BACKGROUND Measurements of brain volume loss (BVL) in individual patients are currently discussed controversially. One concern is the impact of short-term biological noise, like hydration status.
METHODS Three publicly available reliability MRI datasets with scan intervals of days to weeks were used. An additional cohort of 60 early relapsing multiple sclerosis (MS) patients with MRI follow-ups was analyzed to test whether after 1 year pathological BVL is detectable in a relevant fraction of MS patients. BVL was determined using SIENA/FSL. Results deviating from zero in the reliability datasets were considered as within-patient fluctuation (WPF) consisting of the intrinsic measurement error as well as the short-term biological fluctuations of brain volumes. We provide an approach to interpret BVL measurements in individual patients taking the WPF into account.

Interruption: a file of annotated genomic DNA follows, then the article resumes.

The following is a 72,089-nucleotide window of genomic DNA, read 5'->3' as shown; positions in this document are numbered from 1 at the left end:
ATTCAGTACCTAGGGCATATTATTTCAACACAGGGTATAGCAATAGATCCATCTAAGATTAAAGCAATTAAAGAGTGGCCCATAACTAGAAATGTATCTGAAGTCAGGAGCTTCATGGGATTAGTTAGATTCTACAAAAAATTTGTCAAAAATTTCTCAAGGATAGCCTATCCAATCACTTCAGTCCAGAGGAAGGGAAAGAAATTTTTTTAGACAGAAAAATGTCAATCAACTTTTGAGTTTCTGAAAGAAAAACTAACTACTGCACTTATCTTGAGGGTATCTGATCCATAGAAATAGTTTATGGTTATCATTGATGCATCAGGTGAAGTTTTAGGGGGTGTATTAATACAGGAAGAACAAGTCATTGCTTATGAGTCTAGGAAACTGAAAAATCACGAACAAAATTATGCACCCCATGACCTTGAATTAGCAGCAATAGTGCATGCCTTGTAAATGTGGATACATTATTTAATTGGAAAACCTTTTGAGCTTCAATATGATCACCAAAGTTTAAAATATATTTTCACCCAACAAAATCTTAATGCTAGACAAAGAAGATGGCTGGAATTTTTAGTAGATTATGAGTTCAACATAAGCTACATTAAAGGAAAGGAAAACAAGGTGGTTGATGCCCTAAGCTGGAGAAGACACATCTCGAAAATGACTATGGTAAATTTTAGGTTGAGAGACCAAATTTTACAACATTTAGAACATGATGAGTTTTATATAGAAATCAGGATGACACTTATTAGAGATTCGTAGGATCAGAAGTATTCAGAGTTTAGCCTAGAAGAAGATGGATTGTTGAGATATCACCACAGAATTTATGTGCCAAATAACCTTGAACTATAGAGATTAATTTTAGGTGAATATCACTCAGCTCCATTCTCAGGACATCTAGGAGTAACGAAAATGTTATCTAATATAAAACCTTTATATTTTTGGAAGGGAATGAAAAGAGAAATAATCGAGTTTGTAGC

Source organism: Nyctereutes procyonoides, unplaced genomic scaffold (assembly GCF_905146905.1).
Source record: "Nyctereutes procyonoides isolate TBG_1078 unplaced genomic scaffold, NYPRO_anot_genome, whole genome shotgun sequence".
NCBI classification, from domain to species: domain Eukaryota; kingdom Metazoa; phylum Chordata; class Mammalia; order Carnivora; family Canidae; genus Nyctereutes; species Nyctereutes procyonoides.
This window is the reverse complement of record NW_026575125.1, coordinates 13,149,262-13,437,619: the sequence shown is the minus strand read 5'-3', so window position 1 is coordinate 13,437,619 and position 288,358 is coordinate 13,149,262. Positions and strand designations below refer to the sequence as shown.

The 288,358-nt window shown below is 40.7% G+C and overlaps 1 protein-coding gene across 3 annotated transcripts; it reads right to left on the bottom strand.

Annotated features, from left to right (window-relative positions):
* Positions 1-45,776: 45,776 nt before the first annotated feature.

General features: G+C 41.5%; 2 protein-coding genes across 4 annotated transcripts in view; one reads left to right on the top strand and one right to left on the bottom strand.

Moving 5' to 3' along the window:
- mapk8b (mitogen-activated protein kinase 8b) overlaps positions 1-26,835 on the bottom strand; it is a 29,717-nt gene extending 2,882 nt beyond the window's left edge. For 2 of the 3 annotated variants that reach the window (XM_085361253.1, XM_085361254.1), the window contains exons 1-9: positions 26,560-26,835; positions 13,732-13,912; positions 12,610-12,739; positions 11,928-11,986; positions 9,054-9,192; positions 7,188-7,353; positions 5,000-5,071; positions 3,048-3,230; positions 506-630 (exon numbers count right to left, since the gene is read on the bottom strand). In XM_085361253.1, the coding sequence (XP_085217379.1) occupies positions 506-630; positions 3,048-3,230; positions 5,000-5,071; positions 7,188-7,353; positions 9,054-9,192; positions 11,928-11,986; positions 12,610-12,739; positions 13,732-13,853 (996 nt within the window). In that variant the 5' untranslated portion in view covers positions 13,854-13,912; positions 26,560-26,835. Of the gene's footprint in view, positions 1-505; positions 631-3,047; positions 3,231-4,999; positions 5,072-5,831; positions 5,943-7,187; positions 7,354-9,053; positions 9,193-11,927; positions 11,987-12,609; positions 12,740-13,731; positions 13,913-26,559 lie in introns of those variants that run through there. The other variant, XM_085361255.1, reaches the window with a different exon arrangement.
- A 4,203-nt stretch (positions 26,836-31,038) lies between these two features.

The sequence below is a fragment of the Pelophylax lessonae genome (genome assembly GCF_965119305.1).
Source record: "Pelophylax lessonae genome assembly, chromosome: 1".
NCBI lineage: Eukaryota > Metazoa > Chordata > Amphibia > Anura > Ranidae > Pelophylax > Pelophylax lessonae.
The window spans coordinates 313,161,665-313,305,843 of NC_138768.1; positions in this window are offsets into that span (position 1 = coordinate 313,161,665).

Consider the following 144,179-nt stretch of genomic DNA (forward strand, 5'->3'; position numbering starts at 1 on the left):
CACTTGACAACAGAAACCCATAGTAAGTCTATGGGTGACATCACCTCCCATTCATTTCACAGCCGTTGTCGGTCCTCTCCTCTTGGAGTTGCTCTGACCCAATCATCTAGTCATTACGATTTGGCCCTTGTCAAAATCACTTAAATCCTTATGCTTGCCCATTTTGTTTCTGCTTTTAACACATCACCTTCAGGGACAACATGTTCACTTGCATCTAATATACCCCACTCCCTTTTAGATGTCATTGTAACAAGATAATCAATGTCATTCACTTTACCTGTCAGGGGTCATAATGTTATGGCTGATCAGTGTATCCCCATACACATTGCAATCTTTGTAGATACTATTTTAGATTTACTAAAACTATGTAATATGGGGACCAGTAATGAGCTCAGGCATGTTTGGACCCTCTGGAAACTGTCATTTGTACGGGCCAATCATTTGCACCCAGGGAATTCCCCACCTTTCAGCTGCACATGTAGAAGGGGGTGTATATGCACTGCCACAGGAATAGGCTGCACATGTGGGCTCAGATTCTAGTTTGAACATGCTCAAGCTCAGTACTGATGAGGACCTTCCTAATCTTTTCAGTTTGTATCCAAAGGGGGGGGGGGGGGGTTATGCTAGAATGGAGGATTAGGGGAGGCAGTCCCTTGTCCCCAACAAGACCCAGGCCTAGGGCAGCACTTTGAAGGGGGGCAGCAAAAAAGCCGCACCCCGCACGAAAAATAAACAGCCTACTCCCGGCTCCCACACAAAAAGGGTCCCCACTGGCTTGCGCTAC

RESULTS The estimated standard deviation of BVL measurements from the pooled reliability datasets was 0.28%. For a BVL measurement of x% per year in an individual patient, the true BVL lies with an error probability of 5% in the interval x% ± (1.96 × 0.28)/(scan interval in years)%. To allow a BVL per year of at least 0.4% to be identified after 1 year, the measured BVL needs to exceed 0.94%. The median BVL per year in the MS patient cohort was 0.44%. In 11 out of 60 MS patients (18%) we found a BVL per year equal or greater than 0.94%.
CONCLUSION The estimated WPF may be helpful when interpreting BVL results on an individual patient level in diseases such as MS.